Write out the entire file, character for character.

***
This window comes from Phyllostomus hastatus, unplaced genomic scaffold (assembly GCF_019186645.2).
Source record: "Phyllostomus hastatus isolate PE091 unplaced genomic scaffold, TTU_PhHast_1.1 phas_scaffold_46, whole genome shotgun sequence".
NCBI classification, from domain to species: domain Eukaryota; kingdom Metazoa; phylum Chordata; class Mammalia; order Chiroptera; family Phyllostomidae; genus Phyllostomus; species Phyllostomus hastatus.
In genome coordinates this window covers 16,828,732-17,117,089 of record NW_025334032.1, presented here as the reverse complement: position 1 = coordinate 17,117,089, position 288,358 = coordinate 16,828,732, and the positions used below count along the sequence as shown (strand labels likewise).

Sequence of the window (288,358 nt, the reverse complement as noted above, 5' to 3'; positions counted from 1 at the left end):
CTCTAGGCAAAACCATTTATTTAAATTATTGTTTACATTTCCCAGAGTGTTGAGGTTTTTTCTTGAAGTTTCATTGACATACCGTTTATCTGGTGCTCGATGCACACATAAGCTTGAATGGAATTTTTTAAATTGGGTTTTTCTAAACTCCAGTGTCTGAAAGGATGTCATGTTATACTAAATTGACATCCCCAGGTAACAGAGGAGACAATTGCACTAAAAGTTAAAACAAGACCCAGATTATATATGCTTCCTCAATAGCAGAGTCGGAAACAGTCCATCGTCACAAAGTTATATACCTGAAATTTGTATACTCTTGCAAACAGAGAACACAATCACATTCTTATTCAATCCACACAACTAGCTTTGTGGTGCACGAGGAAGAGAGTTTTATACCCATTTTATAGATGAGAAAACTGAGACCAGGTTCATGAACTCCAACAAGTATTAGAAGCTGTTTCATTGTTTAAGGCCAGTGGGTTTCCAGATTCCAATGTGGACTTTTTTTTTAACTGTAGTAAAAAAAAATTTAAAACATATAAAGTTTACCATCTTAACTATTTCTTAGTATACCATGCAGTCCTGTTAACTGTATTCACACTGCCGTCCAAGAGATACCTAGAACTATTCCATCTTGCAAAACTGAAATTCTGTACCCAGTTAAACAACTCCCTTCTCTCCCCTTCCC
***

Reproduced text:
This window comes from Phyllostomus hastatus, unplaced genomic scaffold (assembly GCF_019186645.2).
Source record: "Phyllostomus hastatus isolate PE091 unplaced genomic scaffold, TTU_PhHast_1.1 phas_scaffold_46, whole genome shotgun sequence".
NCBI classification, from domain to species: domain Eukaryota; kingdom Metazoa; phylum Chordata; class Mammalia; order Chiroptera; family Phyllostomidae; genus Phyllostomus; species Phyllostomus hastatus.
In genome coordinates this window covers 16,828,732-17,117,089 of record NW_025334032.1, presented here as the reverse complement: position 1 = coordinate 17,117,089, position 288,358 = coordinate 16,828,732, and the positions used below count along the sequence as shown (strand labels likewise).

Sequence of the window (288,358 nt, the reverse complement as noted above, 5' to 3'; positions counted from 1 at the left end):
CTCTAGGCAAAACCATTTATTTAAATTATTGTTTACATTTCCCAGAGTGTTGAGGTTTTTTCTTGAAGTTTCATTGACATACCGTTTATCTGGTGCTCGATGCACACATAAGCTTGAATGGAATTTTTTAAATTGGGTTTTTCTAAACTCCAGTGTCTGAAAGGATGTCATGTTATACTAAATTGACATCCCCAGGTAACAGAGGAGACAATTGCACTAAAAGTTAAAACAAGACCCAGATTATATATGCTTCCTCAATAGCAGAGTCGGAAACAGTCCATCGTCACAAAGTTATATACCTGAAATTTGTATACTCTTGCAAACAGAGAACACAATCACATTCTTATTCAATCCACACAACTAGCTTTGTGGTGCACGAGGAAGAGAGTTTTATACCCATTTTATAGATGAGAAAACTGAGACCAGGTTCATGAACTCCAACAAGTATTAGAAGCTGTTTCATTGTTTAAGGCCAGTGGGTTTCCAGATTCCAATGTGGACTTTTTTTTTAACTGTAGTAAAAAAAAATTTAAAACATATAAAGTTTACCATCTTAACTATTTCTTAGTATACCATGCAGTCCTGTTAACTGTATTCACACTGCCGTCCAAGAGATACCTAGAACTATTCCATCTTGCAAAACTGAAATTCTGTACCCAGTTAAACAACTCCCTTCTCTCCCCTTCCC